Another important aspect of the service provided by Eseye is that the company takes care of which telecommunications network is used. Eseye says it works with all the major networks worldwide so can ensure that customers get the most cost-effective service. Furthermore, a local network is always used, regardless of where in the world the product is located, which can be as much as two orders of magnitude cheaper than paying roaming charges for data.

On products that only send data occasionally, Eseye can configure the system so that the SIM remains dormant and incurs no network charges. However, if the product's self-diagnostic system detects a fault, or another pre-defined event occurs, the SIM is enabled and granted temporary access to the network for 24 hours so that service engineers can interrogate the product, collect more data, perform further tests and, if need be, reconfigure settings, upload software updates or take other appropriate action. As far as the engineer is concerned, it is no different to communicating with the machine via an IP address.

As part of its end-to-end service, Eseye can also provide custom PDF reporting and/or web-based interfaces so customers can view data received or interact with the M2M-enabled products via a web browser.[Page Break]

Electric vehicles

Eseye operates in a variety of different markets but, earlier in 2011, it joined with Liberty Electric Vehicles, which specialises in electric vehicle technologies and vehicles, to develop M2M systems for electric vehicles. Drivers want traffic news and updates to satellite navigation systems; manufacturers want access to vehicle performance and diagnostic data; and passengers want Wi-Fi access for email and the internet. Drivers of electric vehicles also need to know the charging status or they may want to defrost the vehicle's windows or preheat the seats while the vehicle is still attached to the charging point. And they may want to do all this from a remote computer or mobile device. Eseye has therefore established a strategic relationship with Liberty Electric Vehicles to develop features for the electric car of the future, making use of M2M connectivity (Fig. 1).

Meanwhile, the Nissan Leaf, which is described as the world's first mass-produced, 100 per cent electric, zero-emission car, is equipped with a Carwings intelligent transport (IT) system that connects the car to Nissan's Carwings Data Centre. This system, implemented by Telenor Connexion, gives owners access to data at all times, whether they are in the car or elsewhere (Fig. 2). Features on the Nissan Carwings system that were claimed to be unique when it was introduced at the end of 2010 include electric vehicle battery status monitoring, usage history and remote control of the air conditioning.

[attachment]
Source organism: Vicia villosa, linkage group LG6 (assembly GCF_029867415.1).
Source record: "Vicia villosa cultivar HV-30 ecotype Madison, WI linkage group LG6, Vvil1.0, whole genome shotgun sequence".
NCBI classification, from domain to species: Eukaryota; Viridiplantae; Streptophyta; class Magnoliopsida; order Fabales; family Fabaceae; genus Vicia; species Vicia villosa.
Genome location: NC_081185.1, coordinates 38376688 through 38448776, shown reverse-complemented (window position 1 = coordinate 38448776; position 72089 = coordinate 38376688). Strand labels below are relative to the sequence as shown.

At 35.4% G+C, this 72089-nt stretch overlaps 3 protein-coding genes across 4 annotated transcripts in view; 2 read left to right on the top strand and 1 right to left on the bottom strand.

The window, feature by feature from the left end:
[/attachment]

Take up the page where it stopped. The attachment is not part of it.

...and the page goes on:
Conventional SIM cards are often the most appropriate way to implement M2M on a product but, where space and weight are critical, a surface-mount chip SIM can be better (Fig. 3). Companies such as Giesecke & Devrient (G&D) manufacture both SIM cards and chip SIMs, and G&D's M2M portfolio also includes highly durable and long-lasting SIM cards that are suitable for use in environments that are more harsh than those in which mobile telephones are expected to operate (Fig.4, see below); for example, G&D offers SIM cards that will operate in temperatures ranging from -40 to +105° C.

We have earlier mentioned some examples of M2M applications in the automotive industry, but the costs associated with developing, implementing and operating M2M systems are reducing. Other areas where M2M is being implemented now extend from medical equipment to industrial robots, and from white goods to monitoring of food in transit (see panel). Data security is assured, as illustrated by the fact that banking systems are already using M2M technology. Although adding M2M increases product costs slightly, many manufacturers are finding that the benefits to themselves and their customers are making the investment very attractive.